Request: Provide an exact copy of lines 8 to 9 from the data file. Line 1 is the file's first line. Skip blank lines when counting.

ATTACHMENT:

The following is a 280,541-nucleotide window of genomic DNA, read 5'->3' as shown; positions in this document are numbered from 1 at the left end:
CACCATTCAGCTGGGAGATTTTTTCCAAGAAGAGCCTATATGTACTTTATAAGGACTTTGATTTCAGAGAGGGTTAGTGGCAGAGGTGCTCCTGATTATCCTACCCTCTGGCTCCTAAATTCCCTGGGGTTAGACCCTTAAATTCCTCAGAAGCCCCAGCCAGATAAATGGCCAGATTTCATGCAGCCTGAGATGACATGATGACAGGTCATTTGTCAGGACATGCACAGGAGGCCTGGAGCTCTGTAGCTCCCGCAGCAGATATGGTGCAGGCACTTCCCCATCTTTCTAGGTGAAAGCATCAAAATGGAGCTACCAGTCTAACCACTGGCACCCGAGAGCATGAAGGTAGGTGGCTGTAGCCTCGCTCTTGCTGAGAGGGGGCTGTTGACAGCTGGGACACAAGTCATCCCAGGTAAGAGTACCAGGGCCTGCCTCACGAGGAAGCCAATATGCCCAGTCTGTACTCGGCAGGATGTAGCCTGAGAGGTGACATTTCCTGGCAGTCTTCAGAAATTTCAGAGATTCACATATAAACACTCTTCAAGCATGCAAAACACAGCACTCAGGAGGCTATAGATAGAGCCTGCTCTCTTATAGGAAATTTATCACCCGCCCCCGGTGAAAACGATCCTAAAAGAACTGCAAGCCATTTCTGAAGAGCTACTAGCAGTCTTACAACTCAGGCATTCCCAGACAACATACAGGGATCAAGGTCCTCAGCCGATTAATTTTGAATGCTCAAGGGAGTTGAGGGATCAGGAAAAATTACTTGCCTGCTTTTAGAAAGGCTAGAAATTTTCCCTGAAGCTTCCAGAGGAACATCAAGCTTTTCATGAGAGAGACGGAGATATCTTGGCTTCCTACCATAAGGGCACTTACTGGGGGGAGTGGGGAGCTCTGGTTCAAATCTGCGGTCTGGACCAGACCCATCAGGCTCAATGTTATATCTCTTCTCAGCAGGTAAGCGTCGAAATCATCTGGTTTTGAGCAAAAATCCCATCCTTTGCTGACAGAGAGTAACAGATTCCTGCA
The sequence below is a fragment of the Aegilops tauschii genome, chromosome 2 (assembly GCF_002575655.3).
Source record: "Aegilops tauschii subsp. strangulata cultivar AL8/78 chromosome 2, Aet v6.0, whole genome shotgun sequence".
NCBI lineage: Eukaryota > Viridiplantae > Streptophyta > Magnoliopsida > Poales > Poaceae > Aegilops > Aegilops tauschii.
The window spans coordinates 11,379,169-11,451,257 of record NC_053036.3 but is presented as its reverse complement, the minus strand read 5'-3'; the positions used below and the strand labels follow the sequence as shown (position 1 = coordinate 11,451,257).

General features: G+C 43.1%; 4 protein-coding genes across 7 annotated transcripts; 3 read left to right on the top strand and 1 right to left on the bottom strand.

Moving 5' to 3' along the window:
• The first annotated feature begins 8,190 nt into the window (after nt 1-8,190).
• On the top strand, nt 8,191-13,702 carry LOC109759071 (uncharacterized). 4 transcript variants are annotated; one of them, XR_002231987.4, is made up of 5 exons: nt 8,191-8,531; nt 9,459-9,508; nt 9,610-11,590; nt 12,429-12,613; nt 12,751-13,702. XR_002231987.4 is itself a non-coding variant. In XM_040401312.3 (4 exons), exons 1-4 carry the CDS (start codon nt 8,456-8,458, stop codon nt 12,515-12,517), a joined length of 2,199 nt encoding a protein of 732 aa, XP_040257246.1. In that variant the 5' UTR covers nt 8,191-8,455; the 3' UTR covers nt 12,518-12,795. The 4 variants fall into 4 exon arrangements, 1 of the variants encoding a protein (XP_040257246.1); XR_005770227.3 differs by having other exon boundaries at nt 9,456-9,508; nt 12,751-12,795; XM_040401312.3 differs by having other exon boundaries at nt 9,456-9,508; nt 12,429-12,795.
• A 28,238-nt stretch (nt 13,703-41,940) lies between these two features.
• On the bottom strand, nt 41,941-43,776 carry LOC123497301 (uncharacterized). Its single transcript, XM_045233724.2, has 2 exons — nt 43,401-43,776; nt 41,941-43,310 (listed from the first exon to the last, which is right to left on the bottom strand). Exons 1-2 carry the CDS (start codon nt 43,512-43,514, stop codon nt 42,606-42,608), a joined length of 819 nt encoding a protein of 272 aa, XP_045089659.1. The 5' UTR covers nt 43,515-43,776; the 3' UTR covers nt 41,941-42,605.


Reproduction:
Moving 5' to 3' along the window:
• The first annotated feature begins 8,190 nt into the window (after nt 1-8,190).